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Discussing: The Other Art of Giving Feedback

The Other Art of Giving Feedback

Since we're on the topic of feedback, let's look at the equally important art of giving it. I've said elsewhere that writing reviews is just as hard as waiting for them. I don't know about others, but when I sit down to review something (as opposed to dashing off a quick, appreciative comment), it takes me anywhere from half an hour to a full ninety minutes to assemble my thoughts in such a way that they might be useful to the author. It's not just content that takes up so much time: it's the organization thereof, figuring out when I've said too much (you're all laughing, I can hear it! :-) ), and deciding on tone and approach. My personal goal is to make myself review more often than I merely 'comment' and to improve my reviews--in doing so, I exercise the same judgment that can help me judge my own work, so I'm really doing myself a favor, even if no one else.

So here we go. I'm just going to go through and note a trend I've seen, then take apart my own reviewing habits and give the reasoning behind said habits. Hopefully it'll all be just something else to think about, and feel free, as always, to comment and to do the same with your own reviewing methods.

We all know that cutting feedback that is contemptuous is not good, so we won't go into that. What I'd like to address is the opposite reaction, which can be just as bad in its way as a very negative review. If you write well (and chances are good that you do, or that you're interested in learning to write better since you're here), you will find plenty of people in various places who will leave you glowing feedback. Some of it is positive enough that you blush with pride to read it; some of it, though, causes you to blush on behalf of its author, who seems to have flung dignity to the winds in order to squee over your fic.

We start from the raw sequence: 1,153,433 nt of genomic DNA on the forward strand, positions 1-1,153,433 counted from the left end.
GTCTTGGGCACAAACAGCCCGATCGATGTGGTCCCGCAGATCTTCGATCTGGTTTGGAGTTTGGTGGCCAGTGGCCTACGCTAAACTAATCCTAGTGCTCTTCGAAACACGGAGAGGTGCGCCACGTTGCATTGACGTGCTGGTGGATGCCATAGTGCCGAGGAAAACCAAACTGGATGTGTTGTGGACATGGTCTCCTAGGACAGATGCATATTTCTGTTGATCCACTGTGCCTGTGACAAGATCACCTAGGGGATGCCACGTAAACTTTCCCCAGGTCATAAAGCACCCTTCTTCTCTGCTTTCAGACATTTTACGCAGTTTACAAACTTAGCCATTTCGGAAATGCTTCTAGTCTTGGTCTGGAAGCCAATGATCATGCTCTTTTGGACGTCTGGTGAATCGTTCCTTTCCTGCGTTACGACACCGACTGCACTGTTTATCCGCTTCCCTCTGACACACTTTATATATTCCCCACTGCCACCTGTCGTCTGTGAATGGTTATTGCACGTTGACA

In an effort to spare others that latter reaction, I try to treat my reviews as little mini-essays/speculative postings. I aim to have closure at the end, to have some final summing-up remarks, and to focus on the fic itself, not the author thereof. If I want to praise style, I praise the style by describing it--sentences that hang together, nice alliteration, pointed turn of phrase, good choice of words, poetic, etc. I do not tell the author she must have gone to Harvard and been a literary guru because her writing is just that good. If I want to praise the plot, I pick instances that demonstrate how the plot evolves--good symmetry between the state of characters x and y in these places; nice use of an otherwise obscure line in the books to make the plot turn. I do not tell the writer that she must be related to Tolkien (although I might say her style is Tolkien-esque, if it is).

If I have criticisms, I will often times put them in the form of a question, which invites the author to a) think about that question him- or herself and b) respond in turn. I also try to follow the principle of charity if I have serious qualms about something--so while I criticize on the one hand, on the other, I try to find reasons why it might have been necessary for a particular scene to unfold as it did. Sometimes the author can take that out, and affirm that my alternate line of reasoning was correct; otherwise, it gives her something to chew on that might actually be helpful to her because it suggests a way out of a plot hole or dilemma she hadn't recognized before as such or hadn't yet figured out how to handle.